Anonymous said...

Stumbled upon your blog via twitter. I just had to comment, because this post made me laugh! You described my feelings exactly.

I also read your success story on QT--your book sounds sooo good, I'm dying to read it. Now I have something else to wait for, dangit.
Good luck!

BR Myers said...

Thanks for your thoughtful comments, Lexade. Writing is a solitary activity but support from others trying to do the same thing is essential.

I'm hoping for a Schmexy glimpse as well. *sigh*

BR Myers said...

Thank you, Mary.

It's hard to think of our stories as a sales venture because we're so emotional connected to the characters, but it really is a marketplace. I love your business analogy. So true.

BR Myers said...

Thank you! I love to make people laugh. Who knows, I might get some red yarn and start up my own publishing company.

Stephanie S. said...

You know, I've often wondering the same thing. My first novel was written 11 years ago and I only tried to get it published 2 years ago, without success.

Writing is one of those careers when you beat down one obstacle and you look ahead and bumping into another one. But in the end, having supporting friends is all that matters because it helps us power through!!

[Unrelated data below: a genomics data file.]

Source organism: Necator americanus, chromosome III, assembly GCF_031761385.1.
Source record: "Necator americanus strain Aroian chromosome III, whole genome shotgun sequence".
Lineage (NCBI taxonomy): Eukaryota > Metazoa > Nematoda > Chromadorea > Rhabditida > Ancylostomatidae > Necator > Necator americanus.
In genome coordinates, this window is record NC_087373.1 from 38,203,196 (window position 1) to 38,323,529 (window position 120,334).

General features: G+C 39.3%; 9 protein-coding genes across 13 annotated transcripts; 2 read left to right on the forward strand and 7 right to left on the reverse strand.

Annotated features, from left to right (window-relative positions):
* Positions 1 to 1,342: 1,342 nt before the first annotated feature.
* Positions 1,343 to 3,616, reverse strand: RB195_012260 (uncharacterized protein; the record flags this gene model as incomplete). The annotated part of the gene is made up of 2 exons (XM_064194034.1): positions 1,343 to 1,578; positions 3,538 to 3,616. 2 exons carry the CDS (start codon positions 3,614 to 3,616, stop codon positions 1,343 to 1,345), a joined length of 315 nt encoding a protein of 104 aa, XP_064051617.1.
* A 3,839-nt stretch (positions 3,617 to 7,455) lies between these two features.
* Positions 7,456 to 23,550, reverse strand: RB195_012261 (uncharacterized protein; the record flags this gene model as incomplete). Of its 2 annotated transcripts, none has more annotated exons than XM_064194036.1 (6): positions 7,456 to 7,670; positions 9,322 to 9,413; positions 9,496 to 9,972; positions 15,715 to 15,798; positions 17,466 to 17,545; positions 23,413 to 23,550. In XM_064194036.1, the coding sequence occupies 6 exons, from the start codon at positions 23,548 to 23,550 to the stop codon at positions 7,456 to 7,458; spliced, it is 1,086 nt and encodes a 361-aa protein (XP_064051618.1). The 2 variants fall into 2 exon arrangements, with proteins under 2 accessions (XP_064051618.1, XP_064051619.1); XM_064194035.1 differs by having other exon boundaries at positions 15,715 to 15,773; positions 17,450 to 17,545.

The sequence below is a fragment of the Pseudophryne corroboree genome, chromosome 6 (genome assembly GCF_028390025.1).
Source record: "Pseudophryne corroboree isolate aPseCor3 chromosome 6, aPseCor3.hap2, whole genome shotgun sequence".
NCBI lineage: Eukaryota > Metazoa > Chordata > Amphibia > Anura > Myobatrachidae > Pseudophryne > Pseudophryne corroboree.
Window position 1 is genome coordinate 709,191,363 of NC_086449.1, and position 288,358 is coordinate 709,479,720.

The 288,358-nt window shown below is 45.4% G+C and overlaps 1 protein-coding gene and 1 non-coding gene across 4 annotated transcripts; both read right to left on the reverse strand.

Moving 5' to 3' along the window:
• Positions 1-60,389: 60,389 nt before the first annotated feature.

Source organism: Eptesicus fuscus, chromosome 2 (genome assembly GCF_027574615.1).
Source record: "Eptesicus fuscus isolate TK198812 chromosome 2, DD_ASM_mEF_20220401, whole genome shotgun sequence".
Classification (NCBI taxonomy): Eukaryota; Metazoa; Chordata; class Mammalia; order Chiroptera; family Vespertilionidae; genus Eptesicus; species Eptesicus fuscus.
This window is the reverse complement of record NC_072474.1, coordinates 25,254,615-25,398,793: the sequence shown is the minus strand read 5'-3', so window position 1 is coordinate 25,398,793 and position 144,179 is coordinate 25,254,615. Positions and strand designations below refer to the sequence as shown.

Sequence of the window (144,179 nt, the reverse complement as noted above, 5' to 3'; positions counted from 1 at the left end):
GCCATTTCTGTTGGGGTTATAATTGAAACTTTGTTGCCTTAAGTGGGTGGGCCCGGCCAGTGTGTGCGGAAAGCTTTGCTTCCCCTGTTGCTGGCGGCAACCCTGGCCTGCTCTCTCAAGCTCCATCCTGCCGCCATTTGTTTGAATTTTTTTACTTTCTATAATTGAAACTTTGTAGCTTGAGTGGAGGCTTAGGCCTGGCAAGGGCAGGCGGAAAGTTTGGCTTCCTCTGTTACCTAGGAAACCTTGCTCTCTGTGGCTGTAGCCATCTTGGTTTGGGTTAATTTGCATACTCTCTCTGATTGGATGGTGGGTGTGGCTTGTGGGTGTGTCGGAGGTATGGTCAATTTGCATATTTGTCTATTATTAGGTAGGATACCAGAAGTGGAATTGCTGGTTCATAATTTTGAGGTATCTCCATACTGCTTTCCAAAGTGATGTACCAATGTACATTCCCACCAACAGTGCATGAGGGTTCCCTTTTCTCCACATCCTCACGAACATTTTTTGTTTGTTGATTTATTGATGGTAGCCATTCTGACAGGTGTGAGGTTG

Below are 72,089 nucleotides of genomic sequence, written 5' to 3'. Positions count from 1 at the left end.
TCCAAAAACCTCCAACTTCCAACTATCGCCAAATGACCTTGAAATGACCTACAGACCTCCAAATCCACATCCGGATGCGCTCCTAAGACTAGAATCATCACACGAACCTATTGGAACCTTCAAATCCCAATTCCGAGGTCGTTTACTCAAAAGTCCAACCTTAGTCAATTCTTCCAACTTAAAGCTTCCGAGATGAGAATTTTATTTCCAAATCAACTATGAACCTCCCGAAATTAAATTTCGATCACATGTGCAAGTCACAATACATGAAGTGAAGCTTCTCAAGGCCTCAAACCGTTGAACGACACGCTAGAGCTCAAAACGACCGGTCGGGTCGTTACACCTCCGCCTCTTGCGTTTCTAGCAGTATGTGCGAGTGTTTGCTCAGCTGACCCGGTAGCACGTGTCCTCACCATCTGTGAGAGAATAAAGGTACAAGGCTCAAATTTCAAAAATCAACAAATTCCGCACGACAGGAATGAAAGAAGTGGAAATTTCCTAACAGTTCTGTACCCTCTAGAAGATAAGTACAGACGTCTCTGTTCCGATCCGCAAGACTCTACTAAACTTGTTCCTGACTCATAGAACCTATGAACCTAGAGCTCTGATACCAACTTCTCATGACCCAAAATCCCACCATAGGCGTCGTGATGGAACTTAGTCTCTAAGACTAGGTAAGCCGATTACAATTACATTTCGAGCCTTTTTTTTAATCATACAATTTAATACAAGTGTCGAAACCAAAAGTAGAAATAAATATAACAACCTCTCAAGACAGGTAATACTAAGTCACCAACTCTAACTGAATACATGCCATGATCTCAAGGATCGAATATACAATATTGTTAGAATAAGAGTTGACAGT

G. B. Miller said...

I started writing back in '05/'06, mostly as a therapuetic device to help work out a few personal problems, but I really didn't get serious about it until 2010, when I decided to get myself published the normal way.

An idea popped into my head Super Bowl Sunday'10 and within two months had a rough draft to a novel called "Line 21", which was about a woman in debt to the family loan shark and the only way that she could earn enough money was to become an adult movie actress.

Two years later, and after about one dozen submissions, I sold it to a mid-sized publisher this past February.

It's stil a journey in progress, but this has given me enough confidence to pull out one of my trunk novels to work on again as a long term project.

BR Myers said...

Enjoyed seeing your success story on QT! Thanks for the comment. Keep us posted for the cover reveal and all that good stuff.

BR Myers said...

I've met so many great friends on-line because of writing. And for that, I'm thankful.

Shar-Eliz said...

I do not want to read your books yet. I want to buy them of the shelves of Chapters and then have you sign them for the girls before I wrap them up and put them under the Christmas tree. It will happen.

Melinda Chapman said...

Please do, Bethany! You'll be swamped with subs from us all... ;)

Melinda Chapman said...

Elias, that's so true! Those moments/words/sparks of creation are what we do it for. If they're not in whatever story we're writing, we know there's no point to the work.

BR Myers said...

Excellent! I'll put you down for three pre-orders ;) Of course the girls will probably be living on their own by then, but hey, it still counts.

Tonja Drecker said...

I asked my daughter this morning - if one of my MSs doesn't get accepted soon, why in the world should I start writing another one? No one's going to take it anyway. Why do I spend all my free time sitting at a computer? Why do I want to hear, how everything isn't quite good enough? Think of all the hours wasted that could have been doing something else!